More about “unbundling”

In the previous post I refer to the PhoneGnome platform as “unbundling” at the edge. Not everyone is familiar with the telco language of “unbundling” so permit me to elaborate on what I mean by that.

Traditional “unbundling” in the telco world separates “access” from higher-level “services”. In particular, I’m speaking of what is known as “Local loop unbundling” (LLU) for the most part. In the US this is mostly dead. The ILECS do not want to permit any third-party to use their local loops. In other parts of the world, LLU is making progress (usually mandated). It means customers “rent” the “wire” from one company, and then pick the services they want on it from whatever providers they want. Customers can get “phone” service from one vendor, “Internet” from another etc.

In the case of the PhoneGnome CPE, it connects between the phone (user) and wall jack (telco), like an answering machine, and in so doing it mediates activity on those two interfaces (user and telco) with the important third connection the CPE makes, to the Internet. PhoneGnome mediates these three connections to achieve the “unbundling”.

In practical terms, this “unbundling” goes beyond LLU and means that the customer can now choose the service providers they wish for all telephony “services” beyond basic access. The “application stack” diagram in the previous post illustrates this. In the diagram, at the bottom of the application stack is “Access”. What is included in that is local calling, 911, and other local services (provided by the local telco link). Customers get that “access” level from their local telco. They can then choose whatever provider they want for everything above that in the stack.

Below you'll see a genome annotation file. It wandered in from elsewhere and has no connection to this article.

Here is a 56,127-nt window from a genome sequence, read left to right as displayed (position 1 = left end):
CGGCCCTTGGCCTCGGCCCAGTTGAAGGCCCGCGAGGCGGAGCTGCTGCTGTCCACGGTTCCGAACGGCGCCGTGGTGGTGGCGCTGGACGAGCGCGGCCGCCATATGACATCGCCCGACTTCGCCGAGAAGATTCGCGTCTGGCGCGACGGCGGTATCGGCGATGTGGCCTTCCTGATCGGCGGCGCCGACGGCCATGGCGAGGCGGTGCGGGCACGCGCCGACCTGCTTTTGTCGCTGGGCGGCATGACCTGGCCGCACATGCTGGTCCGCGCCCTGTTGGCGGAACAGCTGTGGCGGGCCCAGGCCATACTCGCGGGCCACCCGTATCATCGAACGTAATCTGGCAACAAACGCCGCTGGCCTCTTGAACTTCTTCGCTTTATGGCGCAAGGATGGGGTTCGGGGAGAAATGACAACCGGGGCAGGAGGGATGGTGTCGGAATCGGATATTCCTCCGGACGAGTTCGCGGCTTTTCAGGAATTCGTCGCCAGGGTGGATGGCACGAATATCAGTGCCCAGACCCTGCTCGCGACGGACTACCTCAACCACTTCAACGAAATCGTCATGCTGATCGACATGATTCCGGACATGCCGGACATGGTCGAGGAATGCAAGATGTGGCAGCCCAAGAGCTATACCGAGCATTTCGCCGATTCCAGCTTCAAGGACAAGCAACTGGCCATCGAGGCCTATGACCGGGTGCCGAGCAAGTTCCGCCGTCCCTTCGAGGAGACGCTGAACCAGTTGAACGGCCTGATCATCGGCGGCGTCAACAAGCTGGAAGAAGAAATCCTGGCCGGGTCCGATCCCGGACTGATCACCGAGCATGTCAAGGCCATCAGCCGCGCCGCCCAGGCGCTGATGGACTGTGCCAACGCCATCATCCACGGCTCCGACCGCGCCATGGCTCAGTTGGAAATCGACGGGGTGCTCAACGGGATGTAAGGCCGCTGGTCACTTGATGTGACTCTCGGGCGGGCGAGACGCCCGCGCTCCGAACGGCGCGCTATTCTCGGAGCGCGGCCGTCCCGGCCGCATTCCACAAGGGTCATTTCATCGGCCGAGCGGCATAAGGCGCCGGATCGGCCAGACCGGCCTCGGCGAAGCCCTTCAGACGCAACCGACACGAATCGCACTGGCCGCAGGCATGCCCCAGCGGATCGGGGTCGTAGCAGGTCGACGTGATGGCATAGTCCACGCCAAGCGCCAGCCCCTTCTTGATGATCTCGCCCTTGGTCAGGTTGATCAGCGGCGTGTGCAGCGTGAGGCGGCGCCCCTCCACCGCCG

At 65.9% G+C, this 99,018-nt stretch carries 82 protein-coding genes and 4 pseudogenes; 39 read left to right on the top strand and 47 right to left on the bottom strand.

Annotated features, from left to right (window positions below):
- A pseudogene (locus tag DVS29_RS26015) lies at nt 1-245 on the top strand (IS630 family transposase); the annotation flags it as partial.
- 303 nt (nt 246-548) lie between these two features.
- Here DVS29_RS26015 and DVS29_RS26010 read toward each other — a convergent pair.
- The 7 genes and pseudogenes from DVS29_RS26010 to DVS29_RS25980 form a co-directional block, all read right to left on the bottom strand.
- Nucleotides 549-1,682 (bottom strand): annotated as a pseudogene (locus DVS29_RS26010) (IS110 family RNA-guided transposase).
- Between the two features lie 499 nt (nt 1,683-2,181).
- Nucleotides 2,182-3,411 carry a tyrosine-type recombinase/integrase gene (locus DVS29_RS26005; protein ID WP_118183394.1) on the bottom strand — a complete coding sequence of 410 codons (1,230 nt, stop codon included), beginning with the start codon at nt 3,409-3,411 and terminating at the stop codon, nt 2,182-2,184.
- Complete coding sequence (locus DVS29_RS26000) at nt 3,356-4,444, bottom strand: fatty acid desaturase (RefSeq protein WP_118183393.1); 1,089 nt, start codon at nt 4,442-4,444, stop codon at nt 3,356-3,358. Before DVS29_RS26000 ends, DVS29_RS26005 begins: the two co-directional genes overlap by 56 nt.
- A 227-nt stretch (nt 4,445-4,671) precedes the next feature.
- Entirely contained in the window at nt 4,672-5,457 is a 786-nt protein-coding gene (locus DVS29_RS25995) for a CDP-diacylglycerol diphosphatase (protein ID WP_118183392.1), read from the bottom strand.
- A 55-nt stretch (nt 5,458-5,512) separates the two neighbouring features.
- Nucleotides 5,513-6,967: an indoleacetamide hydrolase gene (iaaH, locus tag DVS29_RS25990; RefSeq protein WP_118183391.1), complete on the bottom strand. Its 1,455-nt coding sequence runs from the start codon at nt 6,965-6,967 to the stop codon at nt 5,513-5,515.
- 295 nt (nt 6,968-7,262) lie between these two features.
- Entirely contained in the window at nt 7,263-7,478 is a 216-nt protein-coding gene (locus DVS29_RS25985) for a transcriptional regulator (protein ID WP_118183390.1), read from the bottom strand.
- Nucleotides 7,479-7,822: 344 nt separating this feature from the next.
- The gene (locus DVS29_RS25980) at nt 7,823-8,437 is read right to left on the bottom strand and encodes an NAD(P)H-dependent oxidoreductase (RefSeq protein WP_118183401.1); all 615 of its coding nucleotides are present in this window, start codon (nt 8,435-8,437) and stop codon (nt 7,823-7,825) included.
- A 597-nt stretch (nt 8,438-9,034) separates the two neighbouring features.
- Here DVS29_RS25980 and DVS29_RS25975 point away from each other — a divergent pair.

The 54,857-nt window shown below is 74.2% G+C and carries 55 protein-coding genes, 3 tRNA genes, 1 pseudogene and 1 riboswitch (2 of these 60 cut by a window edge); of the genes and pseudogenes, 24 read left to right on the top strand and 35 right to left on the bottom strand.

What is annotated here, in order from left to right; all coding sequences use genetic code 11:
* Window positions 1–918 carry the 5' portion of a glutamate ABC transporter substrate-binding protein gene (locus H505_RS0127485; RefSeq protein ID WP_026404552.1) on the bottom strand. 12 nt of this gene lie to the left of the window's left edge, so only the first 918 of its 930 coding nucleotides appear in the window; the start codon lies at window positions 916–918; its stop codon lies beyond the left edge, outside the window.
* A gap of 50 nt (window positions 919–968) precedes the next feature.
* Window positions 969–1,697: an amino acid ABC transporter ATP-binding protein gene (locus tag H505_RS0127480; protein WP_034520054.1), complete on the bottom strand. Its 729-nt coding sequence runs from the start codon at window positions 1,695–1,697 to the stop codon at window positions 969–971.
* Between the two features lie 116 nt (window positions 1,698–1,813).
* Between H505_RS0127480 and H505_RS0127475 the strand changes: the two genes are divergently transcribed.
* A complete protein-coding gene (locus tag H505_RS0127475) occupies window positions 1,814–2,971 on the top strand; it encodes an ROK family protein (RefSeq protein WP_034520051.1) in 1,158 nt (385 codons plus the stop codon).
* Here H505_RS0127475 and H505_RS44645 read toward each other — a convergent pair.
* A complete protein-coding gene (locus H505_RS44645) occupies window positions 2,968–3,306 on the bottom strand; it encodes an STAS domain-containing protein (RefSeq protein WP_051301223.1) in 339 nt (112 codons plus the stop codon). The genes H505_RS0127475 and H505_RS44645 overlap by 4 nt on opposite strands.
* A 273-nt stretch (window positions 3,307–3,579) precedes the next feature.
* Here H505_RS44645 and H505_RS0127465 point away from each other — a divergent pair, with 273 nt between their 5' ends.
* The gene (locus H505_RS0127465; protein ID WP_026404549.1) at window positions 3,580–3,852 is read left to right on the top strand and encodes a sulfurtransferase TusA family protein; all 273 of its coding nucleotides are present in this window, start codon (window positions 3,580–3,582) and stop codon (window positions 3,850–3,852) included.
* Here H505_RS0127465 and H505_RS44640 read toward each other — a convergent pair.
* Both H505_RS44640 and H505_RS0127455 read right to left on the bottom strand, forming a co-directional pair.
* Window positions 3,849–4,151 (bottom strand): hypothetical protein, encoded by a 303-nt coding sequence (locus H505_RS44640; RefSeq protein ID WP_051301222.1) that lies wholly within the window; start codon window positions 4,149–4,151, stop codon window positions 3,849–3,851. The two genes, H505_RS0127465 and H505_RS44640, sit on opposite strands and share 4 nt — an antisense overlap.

So customers can get services like 3-way calling and other “CLASS” features (labled “Calling features” on the diagram) without those services required on their local service anymore. They can use cheap (in some cases free) VoIP-based providers for long-distance and/or international calls (labled “Minutes” on the diagram). They can choose the voicemail service they want from providers other than the local telephone service. They can activate next-generation features, from the third-party providers of their choice, like iotum intelligent call screening, find-me forwarding, and all these “upstart” players that will create all the Ebays, Googles, MySpaces of telephony long before the monolithic telcos or cablecos will (the “Advanced Features” and “IP convergence” layers of the diagram). And finally customer can get fixed/mobile convergence features, independent of their wireless and wire-line carrier (“FMC” on the diagram). And all these third-party services are seamlessy integrated with the “local access” to create a single integrated experience.

It should be noted that in the PhoneGnome “unbundling” case, that “Access” level does not need to be a tradiitonal telephone line. PhoneGnome can also be used to “unbundle” VoIP (broadband phone) services or phone service provided by Cable providers. There are real customers doing just that today to “open” their closed VoIP or Cable phone service to add features they cannot get from their telco/Cable provider (like remote access, fixed/mobile convergence, Web integration, IP/PBX integration, etc.)

The PhoneGnome platform effectively provides “Local loop unbundling” for any fixed-line, anywhere, independent of the LLU regulations in place, with the simple inclusion of an inexpensive self-install CPE, rather than negotiating with the incumbent telco and regulators. So a service provider with a killer telephony app, can now deploy it to any fixed-line subscriber by including the PhoneGnome CPE as part of the package to enable the service.